Tools like SIEMs can be beneficial for structuring data with correlation rules for a few different use cases, but collecting unstructured data from various internal and external sources necessitates a more comprehensive solution, employing machine learning and natural language processing.

4. Analysis

Processed data is then examined to identify potential security issues and notify relevant teams in a format that aligns with the established intelligence requirements. Threat intelligence can take various forms, depending on the objectives and intended audience, ranging from simple threat lists to peer-reviewed reports.

5. Dissemination

The completed intelligence is disseminated to its intended consumers. To ensure that threat intelligence remains actionable, it must reach the right people at the right time and be tracked for continuity between intelligence cycles. The use of ticketing systems that integrate with other security systems is highly beneficial in tracking each step of the intelligence cycle, enabling effective coordination among teams.

6. Feedback

The final stage of the intelligence cycle involves reviewing the intelligence product by the initial requestor to determine if their questions were addressed. This feedback drives the objectives and procedures of subsequent intelligence cycles, emphasizing documentation and continuity.

The Types of Threat Intelligence

As demonstrated by the intelligence lifecycle, the final product of threat intelligence takes various forms based on intelligence requirements, information sources and intended audience. Threat intelligence is often categorized into three subtypes:

1. Strategic Threat Intelligence

This category provides a broad overview of an organization’s threat landscape. It’s designed to inform high-level decisions made by executives and other decision-makers within an organization. 

Strategic intelligence is generally less technical and is presented in the form of reports or briefings. It offers insights into risk areas, such as the risks associated with certain courses of action, overarching patterns in threat actor tactics and targets, and geopolitical events and trends.

2. Tactical Threat Intelligence

Tactical threat intelligence outlines the tactics, techniques and procedures (TTPs) employed by threat actors. It offers specific details on how an organization might be attacked and the best methods to defend against or mitigate those attacks. 

This form of cyber intelligence is more technical and is primarily used by personnel directly involved in an organization’s defense, such as system architects, administrators and security staff.

3. Operational Threat Intelligence

Operational intelligence provides specialized insights that help incident response teams understand the nature, intent and timing of cyber attacks. It delves into technical details about specific attacks and campaigns, often referred to as technical threat intelligence. 

The stakeholders and consumers of operational threat intelligence include security leaders, SOC managers, threat hunters, cyber threat intelligence teams and incident responders.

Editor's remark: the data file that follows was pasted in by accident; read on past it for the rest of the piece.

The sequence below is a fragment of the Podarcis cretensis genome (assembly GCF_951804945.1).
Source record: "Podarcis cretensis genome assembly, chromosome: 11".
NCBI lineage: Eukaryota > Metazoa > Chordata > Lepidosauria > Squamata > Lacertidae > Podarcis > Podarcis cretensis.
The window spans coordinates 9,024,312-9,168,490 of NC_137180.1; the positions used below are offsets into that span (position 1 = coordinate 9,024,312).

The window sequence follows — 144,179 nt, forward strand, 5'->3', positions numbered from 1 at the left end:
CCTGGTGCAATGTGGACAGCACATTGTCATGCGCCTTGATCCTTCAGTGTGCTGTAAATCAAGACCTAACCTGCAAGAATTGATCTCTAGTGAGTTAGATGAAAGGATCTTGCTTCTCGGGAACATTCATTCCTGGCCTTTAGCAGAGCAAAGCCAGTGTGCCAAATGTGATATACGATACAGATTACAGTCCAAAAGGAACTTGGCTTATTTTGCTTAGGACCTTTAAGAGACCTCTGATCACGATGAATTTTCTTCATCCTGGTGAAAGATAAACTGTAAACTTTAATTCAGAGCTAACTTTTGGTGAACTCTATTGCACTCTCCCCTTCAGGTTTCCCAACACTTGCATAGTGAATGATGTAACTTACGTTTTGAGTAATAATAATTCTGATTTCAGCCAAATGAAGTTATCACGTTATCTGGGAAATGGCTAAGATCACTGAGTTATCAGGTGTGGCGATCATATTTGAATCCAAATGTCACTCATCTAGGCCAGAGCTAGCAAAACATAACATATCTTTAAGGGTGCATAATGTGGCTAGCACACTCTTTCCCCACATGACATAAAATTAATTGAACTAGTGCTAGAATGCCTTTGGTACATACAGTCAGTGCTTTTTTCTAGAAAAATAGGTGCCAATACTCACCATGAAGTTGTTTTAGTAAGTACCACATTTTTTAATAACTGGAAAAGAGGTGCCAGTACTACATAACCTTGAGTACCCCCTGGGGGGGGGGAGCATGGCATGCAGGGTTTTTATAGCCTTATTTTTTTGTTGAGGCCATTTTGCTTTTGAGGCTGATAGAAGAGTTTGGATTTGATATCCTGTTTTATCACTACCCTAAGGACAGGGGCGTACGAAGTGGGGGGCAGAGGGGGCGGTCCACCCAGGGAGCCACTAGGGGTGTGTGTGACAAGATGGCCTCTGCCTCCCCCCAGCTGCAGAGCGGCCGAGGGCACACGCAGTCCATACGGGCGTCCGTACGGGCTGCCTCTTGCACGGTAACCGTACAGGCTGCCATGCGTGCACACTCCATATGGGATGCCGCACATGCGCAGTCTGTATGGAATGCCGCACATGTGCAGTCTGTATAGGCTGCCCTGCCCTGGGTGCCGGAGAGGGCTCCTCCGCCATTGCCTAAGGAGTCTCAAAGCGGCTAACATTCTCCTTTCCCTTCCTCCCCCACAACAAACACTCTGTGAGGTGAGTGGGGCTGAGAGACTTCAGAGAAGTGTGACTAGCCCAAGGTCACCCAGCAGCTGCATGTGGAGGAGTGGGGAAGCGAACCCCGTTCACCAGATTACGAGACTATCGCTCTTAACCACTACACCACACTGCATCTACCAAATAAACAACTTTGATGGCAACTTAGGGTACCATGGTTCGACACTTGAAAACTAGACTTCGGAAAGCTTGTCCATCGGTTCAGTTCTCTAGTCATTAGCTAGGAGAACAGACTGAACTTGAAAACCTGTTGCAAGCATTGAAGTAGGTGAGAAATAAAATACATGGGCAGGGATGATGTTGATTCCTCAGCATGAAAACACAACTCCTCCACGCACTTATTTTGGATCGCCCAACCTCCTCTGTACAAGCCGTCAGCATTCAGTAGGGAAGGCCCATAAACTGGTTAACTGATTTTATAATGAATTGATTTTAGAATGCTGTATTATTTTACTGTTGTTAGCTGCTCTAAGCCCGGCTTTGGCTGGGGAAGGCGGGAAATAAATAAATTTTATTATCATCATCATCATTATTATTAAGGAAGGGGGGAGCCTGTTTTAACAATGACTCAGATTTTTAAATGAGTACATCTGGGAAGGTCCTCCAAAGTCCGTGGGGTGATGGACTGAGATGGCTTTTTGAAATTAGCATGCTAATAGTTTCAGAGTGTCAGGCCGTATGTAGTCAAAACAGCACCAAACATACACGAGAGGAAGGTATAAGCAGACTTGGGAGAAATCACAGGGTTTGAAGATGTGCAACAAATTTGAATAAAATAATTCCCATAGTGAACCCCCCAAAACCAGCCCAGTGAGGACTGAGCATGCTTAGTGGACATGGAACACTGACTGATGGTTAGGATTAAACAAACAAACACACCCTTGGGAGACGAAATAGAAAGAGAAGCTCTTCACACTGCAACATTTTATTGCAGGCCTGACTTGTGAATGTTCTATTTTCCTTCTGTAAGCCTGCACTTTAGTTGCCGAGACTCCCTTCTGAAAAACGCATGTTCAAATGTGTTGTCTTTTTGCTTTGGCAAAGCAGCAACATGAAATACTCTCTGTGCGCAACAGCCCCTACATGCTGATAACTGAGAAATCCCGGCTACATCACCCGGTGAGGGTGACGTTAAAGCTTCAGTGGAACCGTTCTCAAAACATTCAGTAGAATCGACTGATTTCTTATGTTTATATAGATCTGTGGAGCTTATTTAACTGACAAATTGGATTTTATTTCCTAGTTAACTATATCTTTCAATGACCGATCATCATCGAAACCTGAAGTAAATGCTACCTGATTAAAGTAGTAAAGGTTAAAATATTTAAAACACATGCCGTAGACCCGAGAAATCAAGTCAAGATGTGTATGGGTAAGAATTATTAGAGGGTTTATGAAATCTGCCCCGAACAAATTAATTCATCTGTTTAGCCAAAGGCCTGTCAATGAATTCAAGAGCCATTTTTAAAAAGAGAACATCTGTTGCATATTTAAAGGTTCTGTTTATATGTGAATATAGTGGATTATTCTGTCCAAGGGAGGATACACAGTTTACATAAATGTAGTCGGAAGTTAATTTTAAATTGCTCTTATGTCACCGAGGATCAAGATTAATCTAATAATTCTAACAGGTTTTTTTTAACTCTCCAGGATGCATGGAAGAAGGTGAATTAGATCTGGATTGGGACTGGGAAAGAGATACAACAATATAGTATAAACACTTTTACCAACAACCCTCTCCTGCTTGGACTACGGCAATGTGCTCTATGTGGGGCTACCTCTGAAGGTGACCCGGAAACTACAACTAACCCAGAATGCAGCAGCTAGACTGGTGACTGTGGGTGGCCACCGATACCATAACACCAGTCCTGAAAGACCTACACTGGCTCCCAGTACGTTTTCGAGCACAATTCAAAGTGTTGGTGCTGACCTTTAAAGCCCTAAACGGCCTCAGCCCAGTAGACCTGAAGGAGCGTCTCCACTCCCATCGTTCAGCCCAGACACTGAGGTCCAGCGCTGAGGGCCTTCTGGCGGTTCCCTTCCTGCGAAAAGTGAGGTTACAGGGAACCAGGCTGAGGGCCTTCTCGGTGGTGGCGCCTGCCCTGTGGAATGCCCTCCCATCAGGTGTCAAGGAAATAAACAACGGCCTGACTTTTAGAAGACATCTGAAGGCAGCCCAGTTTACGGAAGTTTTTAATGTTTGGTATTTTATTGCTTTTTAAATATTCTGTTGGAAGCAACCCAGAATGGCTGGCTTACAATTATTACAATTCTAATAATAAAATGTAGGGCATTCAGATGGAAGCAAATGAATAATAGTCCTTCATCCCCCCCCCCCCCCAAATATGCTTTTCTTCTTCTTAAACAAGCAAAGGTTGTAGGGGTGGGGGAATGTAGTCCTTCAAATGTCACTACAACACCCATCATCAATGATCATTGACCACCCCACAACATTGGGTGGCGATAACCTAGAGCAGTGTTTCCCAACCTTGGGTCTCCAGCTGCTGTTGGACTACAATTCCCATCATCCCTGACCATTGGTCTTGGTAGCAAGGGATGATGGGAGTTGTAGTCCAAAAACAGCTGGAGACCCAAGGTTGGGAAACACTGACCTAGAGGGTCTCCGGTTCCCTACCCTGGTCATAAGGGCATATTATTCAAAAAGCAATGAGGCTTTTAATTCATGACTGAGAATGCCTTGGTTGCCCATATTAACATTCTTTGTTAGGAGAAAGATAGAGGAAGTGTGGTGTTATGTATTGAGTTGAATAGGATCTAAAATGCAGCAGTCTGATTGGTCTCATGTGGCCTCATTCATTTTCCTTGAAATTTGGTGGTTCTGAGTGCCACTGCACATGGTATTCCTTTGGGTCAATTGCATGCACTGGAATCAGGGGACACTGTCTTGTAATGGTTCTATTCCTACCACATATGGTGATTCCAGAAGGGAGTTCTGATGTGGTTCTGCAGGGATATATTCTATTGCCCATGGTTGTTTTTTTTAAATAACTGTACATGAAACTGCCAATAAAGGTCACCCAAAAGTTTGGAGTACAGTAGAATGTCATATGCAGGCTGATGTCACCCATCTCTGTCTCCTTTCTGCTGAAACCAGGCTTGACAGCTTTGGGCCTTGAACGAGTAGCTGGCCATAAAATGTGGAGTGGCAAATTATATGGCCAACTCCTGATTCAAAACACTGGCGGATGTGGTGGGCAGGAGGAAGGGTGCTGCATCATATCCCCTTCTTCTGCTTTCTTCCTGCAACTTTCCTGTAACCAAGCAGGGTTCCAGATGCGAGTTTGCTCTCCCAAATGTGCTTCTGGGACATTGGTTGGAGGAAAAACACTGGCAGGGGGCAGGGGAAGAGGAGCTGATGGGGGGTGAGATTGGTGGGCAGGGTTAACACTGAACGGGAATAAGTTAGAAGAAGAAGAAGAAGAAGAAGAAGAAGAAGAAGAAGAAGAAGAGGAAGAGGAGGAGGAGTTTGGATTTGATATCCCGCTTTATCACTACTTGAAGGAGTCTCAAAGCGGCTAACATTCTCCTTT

Tactical and operational threat intelligence often overlap, as technical information is relevant to both. While technical threat intelligence typically derives from data feeds, operational threat intelligence incorporates various sources, such as the interception of threat group communications.

Machine Learning & Automation for Enhanced Threat Intelligence

Given the scale of data processing today, comprehensive automation is essential. Threat intelligence solutions combine data from numerous sources to form the most comprehensive strategy possible. Machine learning plays a crucial role in improving the usefulness of this data, bringing structure to a broad pool of unstructured data, and automating the process of searching for specific entities and events.

1. Entity & Event Recognition

Threat intelligence solutions leverage machine learning to recognize entities and events in unstructured text, such as news articles, blogs and forums. Natural language processing techniques identify names, properties and relationships, making them easier to sort into hierarchies of sets. Entities and events enable powerful searches over categories, allowing cybersecurity experts (like us) to focus on the broader picture instead of manually sifting through data.

2. Structuring Text in Multiple Languages Through Natural Language Processing

Natural language processing allows for the structuring of text from sources in multiple languages into a structured database. It can classify text into various categories and disambiguate entities with the same name, such as distinguishing between a company name and the name of a fruit.

3. Classifying Events & Entities to Prioritize Alerts

Machine learning and statistical methods are used to classify entities and events based on their importance. Risk scores are calculated through rules based on human intuition and experience, as well as machine learning trained on vetted data. This classification automates the process of determining which alerts require immediate attention.

4. Forecasting Events & Entity Properties Through Predictive Models

Machine learning generates models that predict future events and entity properties by drawing on extensive datasets. As more data sources are integrated, these predictive models become increasingly accurate, helping organizations stay ahead of evolving threats.